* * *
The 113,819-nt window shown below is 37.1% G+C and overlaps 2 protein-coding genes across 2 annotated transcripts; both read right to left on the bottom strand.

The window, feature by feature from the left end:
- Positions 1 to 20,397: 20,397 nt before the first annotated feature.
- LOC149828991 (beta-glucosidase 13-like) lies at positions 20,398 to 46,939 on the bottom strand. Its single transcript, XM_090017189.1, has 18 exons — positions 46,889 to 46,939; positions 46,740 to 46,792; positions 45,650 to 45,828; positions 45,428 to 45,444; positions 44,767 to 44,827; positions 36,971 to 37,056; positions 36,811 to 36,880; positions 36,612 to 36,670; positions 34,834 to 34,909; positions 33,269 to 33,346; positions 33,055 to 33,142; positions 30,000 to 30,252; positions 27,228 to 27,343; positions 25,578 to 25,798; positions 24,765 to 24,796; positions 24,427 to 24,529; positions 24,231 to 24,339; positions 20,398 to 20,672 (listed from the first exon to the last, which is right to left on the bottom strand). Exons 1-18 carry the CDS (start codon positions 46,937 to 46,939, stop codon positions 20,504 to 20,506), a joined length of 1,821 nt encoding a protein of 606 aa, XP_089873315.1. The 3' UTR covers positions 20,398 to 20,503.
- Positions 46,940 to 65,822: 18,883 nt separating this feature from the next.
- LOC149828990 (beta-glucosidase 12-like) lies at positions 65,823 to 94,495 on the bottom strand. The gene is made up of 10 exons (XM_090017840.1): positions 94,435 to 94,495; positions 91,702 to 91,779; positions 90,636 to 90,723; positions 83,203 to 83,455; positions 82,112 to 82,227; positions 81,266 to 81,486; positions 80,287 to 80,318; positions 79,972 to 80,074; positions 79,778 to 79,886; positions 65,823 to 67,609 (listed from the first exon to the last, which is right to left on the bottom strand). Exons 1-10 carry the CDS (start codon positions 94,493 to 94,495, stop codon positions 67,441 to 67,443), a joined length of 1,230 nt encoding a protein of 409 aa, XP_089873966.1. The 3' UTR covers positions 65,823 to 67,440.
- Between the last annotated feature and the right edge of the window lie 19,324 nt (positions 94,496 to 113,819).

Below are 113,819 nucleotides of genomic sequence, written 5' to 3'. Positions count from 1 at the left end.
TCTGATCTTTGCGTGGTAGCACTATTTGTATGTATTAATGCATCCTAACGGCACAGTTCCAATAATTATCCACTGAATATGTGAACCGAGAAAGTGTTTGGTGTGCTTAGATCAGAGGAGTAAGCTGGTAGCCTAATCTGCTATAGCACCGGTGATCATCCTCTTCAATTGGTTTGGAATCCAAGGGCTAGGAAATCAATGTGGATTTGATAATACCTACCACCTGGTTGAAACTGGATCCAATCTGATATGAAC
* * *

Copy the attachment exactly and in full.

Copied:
The 113,819-nt window shown below is 37.1% G+C and overlaps 2 protein-coding genes across 2 annotated transcripts; both read right to left on the bottom strand.

The window, feature by feature from the left end:
- Positions 1 to 20,397: 20,397 nt before the first annotated feature.
- LOC149828991 (beta-glucosidase 13-like) lies at positions 20,398 to 46,939 on the bottom strand. Its single transcript, XM_090017189.1, has 18 exons — positions 46,889 to 46,939; positions 46,740 to 46,792; positions 45,650 to 45,828; positions 45,428 to 45,444; positions 44,767 to 44,827; positions 36,971 to 37,056; positions 36,811 to 36,880; positions 36,612 to 36,670; positions 34,834 to 34,909; positions 33,269 to 33,346; positions 33,055 to 33,142; positions 30,000 to 30,252; positions 27,228 to 27,343; positions 25,578 to 25,798; positions 24,765 to 24,796; positions 24,427 to 24,529; positions 24,231 to 24,339; positions 20,398 to 20,672 (listed from the first exon to the last, which is right to left on the bottom strand). Exons 1-18 carry the CDS (start codon positions 46,937 to 46,939, stop codon positions 20,504 to 20,506), a joined length of 1,821 nt encoding a protein of 606 aa, XP_089873315.1. The 3' UTR covers positions 20,398 to 20,503.
- Positions 46,940 to 65,822: 18,883 nt separating this feature from the next.
- LOC149828990 (beta-glucosidase 12-like) lies at positions 65,823 to 94,495 on the bottom strand. The gene is made up of 10 exons (XM_090017840.1): positions 94,435 to 94,495; positions 91,702 to 91,779; positions 90,636 to 90,723; positions 83,203 to 83,455; positions 82,112 to 82,227; positions 81,266 to 81,486; positions 80,287 to 80,318; positions 79,972 to 80,074; positions 79,778 to 79,886; positions 65,823 to 67,609 (listed from the first exon to the last, which is right to left on the bottom strand). Exons 1-10 carry the CDS (start codon positions 94,493 to 94,495, stop codon positions 67,441 to 67,443), a joined length of 1,230 nt encoding a protein of 409 aa, XP_089873966.1. The 3' UTR covers positions 65,823 to 67,440.
- Between the last annotated feature and the right edge of the window lie 19,324 nt (positions 94,496 to 113,819).

Below are 113,819 nucleotides of genomic sequence, written 5' to 3'. Positions count from 1 at the left end.
TCTGATCTTTGCGTGGTAGCACTATTTGTATGTATTAATGCATCCTAACGGCACAGTTCCAATAATTATCCACTGAATATGTGAACCGAGAAAGTGTTTGGTGTGCTTAGATCAGAGGAGTAAGCTGGTAGCCTAATCTGCTATAGCACCGGTGATCATCCTCTTCAATTGGTTTGGAATCCAAGGGCTAGGAAATCAATGTGGATTTGATAATACCTACCACCTGGTTGAAACTGGATCCAATCTGATATGAAC